Tiger Leaping Gorge – Ultimate Guide to One of the Best Treks China has to Offer

Tiger Leaping Gorge – The Ultimate Pocket Guide

Tiger Leaping Gorge - A Must See

Tiger Leaping Gorge – A Must See

What is Tiger Leaping Gorge? Where is it?

Why would I hike if I can take the bus?

How to go about hiking Tiger Leaping Gorge?

What should I bring to Tiger Leaping Gorge? 

This blog has been brilliantly put together by our freelance bloggers Jenny Smith and Rob Summerscales who are currently travelling through China, and learning Chinese.

Let’s delve into their great adventures. Keep on reading and wonder no more!

What is Tiger Leaping Gorge? Where is it?

Tiger Leaping Gorge is created by a powerful river

Tiger Leaping Gorge is created by a powerful river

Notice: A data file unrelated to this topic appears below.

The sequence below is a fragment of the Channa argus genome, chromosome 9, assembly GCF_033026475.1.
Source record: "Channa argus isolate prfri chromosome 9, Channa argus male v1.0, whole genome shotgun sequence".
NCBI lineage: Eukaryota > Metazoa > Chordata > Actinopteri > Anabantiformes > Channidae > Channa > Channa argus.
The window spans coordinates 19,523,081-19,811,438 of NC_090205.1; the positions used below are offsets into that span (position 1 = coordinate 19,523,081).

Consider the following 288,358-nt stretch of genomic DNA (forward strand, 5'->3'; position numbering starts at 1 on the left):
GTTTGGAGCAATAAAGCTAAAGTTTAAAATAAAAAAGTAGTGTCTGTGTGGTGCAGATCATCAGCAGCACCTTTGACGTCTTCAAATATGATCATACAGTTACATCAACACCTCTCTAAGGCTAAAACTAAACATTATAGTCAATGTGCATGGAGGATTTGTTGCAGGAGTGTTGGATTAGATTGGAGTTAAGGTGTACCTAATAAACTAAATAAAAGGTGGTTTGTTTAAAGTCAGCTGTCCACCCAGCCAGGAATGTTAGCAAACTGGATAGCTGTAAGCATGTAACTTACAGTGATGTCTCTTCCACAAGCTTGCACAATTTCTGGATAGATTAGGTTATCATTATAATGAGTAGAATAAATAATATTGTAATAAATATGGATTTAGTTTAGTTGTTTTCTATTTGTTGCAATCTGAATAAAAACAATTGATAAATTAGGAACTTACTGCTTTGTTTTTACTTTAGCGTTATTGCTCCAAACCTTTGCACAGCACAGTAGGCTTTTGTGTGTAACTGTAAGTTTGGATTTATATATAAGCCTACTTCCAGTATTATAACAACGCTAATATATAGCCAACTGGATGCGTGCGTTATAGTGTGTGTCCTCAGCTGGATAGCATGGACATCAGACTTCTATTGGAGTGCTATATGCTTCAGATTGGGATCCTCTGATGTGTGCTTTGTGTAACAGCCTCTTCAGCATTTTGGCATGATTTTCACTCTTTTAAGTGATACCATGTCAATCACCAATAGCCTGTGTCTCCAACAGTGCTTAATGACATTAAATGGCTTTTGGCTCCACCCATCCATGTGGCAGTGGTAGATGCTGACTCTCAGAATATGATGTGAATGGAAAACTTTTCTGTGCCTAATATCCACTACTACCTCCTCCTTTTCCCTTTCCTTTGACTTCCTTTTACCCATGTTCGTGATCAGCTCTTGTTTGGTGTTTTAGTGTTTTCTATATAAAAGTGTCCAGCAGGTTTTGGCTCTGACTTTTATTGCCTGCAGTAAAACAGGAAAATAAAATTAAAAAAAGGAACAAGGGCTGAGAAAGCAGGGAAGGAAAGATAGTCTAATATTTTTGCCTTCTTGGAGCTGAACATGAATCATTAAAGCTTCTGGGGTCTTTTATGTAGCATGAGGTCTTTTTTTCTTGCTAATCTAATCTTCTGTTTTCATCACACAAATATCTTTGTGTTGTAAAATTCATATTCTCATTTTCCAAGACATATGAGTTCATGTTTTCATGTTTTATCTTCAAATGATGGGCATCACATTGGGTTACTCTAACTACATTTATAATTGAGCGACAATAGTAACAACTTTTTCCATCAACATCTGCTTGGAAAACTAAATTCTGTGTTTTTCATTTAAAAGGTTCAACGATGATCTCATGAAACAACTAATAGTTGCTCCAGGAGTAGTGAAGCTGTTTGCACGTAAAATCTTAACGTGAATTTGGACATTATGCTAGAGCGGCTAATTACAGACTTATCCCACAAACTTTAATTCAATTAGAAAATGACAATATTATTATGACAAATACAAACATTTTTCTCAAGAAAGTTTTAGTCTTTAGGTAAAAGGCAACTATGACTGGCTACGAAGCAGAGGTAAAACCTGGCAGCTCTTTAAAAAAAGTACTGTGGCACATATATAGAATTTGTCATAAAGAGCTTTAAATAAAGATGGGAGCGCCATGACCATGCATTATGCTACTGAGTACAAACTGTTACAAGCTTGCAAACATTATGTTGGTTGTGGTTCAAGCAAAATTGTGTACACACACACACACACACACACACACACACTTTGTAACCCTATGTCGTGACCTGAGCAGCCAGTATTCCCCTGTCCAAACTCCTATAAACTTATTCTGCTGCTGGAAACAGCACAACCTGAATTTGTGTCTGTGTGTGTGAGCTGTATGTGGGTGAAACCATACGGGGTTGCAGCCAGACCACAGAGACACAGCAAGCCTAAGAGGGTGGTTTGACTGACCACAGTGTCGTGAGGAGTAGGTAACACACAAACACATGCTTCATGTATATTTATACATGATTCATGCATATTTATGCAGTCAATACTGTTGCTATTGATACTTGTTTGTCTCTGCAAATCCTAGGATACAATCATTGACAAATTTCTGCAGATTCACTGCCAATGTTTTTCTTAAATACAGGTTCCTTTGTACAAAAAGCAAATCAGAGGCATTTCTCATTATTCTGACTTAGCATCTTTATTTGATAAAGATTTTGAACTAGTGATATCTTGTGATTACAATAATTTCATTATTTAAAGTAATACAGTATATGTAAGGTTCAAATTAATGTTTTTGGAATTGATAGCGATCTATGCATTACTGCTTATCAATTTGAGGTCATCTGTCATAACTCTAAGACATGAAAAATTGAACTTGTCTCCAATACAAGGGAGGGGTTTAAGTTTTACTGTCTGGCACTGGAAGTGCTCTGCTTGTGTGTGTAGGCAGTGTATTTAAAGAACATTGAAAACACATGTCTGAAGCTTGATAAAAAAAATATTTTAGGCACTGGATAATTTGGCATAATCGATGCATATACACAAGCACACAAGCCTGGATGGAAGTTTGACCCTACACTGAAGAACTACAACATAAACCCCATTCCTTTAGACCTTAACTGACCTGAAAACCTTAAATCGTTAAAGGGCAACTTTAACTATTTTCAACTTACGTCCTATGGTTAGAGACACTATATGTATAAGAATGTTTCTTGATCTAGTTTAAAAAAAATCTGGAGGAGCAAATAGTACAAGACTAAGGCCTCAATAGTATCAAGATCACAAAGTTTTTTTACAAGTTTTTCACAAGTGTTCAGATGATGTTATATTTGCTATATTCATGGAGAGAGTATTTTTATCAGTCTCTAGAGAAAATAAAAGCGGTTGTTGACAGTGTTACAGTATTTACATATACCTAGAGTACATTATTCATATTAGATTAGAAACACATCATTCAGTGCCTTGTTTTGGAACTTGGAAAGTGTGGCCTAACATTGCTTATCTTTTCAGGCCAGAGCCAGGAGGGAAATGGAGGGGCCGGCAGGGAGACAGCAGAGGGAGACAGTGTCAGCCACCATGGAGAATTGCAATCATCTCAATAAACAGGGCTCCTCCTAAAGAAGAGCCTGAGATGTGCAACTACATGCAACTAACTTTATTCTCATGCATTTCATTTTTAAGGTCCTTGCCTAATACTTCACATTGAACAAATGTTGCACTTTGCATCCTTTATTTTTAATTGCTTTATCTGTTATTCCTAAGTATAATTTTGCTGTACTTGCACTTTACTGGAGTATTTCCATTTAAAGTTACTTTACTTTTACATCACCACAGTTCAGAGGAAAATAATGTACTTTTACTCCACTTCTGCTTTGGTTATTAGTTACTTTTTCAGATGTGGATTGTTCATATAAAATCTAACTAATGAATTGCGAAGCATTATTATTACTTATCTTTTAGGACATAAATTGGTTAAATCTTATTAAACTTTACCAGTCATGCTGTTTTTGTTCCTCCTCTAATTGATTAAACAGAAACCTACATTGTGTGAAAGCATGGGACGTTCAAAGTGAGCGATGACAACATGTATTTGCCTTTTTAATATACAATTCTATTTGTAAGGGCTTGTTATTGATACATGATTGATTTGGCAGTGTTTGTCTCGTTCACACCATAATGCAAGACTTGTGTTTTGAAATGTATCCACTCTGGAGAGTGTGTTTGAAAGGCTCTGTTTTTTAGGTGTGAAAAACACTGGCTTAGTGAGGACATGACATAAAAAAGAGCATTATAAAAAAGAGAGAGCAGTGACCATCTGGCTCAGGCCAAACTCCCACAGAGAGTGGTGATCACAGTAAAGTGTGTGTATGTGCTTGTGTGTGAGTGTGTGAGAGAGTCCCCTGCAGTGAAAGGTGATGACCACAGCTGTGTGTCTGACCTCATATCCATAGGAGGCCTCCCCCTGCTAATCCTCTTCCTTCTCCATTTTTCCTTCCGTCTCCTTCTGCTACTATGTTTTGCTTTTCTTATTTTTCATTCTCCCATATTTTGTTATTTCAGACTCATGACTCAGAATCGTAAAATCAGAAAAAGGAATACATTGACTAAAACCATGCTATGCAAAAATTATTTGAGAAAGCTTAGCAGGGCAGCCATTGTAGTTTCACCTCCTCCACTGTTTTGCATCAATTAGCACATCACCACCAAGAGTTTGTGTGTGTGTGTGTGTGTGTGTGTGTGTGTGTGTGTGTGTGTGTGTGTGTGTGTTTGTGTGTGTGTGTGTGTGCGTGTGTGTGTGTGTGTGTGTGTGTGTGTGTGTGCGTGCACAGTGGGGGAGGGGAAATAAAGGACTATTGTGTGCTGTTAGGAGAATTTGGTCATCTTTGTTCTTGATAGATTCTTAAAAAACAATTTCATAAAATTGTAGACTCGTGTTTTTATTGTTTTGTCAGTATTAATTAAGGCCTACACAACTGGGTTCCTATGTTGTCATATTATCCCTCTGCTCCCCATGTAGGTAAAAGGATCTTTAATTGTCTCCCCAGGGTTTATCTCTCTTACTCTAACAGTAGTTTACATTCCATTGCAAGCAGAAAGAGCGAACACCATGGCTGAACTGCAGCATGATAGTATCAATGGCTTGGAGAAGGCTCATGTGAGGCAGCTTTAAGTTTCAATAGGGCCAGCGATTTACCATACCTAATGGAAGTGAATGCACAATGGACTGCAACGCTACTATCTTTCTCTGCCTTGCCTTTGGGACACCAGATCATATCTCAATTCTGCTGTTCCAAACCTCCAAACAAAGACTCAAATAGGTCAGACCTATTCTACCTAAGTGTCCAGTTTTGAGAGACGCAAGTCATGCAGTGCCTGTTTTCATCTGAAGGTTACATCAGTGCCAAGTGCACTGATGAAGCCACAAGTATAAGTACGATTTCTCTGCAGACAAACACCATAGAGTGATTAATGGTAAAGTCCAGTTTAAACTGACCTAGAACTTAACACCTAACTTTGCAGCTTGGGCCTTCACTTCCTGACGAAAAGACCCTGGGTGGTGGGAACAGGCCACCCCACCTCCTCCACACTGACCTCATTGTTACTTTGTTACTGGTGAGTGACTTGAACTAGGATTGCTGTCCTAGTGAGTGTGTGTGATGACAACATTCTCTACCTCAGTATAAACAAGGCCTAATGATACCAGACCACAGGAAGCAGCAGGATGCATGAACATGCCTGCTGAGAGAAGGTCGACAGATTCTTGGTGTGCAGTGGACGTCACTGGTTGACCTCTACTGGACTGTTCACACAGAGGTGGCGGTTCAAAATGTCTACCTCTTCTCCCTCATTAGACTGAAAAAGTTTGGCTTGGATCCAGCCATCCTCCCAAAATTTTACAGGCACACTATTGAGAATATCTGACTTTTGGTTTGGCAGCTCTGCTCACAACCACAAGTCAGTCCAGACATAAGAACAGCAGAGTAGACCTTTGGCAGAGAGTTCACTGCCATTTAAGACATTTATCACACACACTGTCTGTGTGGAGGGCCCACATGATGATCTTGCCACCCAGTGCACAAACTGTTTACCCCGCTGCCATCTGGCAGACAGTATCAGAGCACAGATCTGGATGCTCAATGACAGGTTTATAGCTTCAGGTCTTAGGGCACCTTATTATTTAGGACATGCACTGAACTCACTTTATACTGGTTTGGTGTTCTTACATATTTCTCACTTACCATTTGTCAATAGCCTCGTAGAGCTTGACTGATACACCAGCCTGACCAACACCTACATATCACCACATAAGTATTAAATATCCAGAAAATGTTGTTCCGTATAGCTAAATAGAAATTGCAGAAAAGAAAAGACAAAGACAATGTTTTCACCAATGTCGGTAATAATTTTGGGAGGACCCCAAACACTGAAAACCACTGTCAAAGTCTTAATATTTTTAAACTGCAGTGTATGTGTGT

Tiger Leaping Gorge (虎跳峡) is a popular tourist destination for all types of travellers located between Lijiang (丽江) and Shangri-la (香格里拉), or more specifically in the Yunling Shan (云岭山) mountain range in Yunnan (云南) province.

This mountain range might not ring any bells, until I say the highest peak within this range is the famous Jade Dragon Snow Mountain (玉龙雪山).

From the peak of the Jade Dragon Snow Mountain (5596m) to the bottom of the valley it is a steep 3900m fall.

The powerful drop in height over a short distance propels the river flowing through the Tiger Leaping Gorge.

  • 1800m high at the start of the gorge;
  • 1600m high at the end; and
  • over a distance of only 15km!